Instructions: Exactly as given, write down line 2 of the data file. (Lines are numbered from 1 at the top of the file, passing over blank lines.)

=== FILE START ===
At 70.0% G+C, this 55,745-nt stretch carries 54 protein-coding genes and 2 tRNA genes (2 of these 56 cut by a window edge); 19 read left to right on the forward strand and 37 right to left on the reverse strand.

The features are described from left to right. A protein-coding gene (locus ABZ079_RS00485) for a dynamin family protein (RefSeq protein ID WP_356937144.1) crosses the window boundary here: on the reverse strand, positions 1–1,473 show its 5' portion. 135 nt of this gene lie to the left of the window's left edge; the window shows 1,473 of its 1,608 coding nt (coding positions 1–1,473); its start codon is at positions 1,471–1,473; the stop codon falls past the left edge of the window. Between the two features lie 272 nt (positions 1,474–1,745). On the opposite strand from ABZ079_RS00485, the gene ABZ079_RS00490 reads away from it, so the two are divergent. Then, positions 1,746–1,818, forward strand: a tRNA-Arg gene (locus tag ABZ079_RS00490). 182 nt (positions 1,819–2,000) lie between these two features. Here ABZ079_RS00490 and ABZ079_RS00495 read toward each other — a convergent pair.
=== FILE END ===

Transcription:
The features are described from left to right. A protein-coding gene (locus ABZ079_RS00485) for a dynamin family protein (RefSeq protein ID WP_356937144.1) crosses the window boundary here: on the reverse strand, positions 1–1,473 show its 5' portion. 135 nt of this gene lie to the left of the window's left edge; the window shows 1,473 of its 1,608 coding nt (coding positions 1–1,473); its start codon is at positions 1,471–1,473; the stop codon falls past the left edge of the window. Between the two features lie 272 nt (positions 1,474–1,745). On the opposite strand from ABZ079_RS00485, the gene ABZ079_RS00490 reads away from it, so the two are divergent. Then, positions 1,746–1,818, forward strand: a tRNA-Arg gene (locus tag ABZ079_RS00490). 182 nt (positions 1,819–2,000) lie between these two features. Here ABZ079_RS00490 and ABZ079_RS00495 read toward each other — a convergent pair.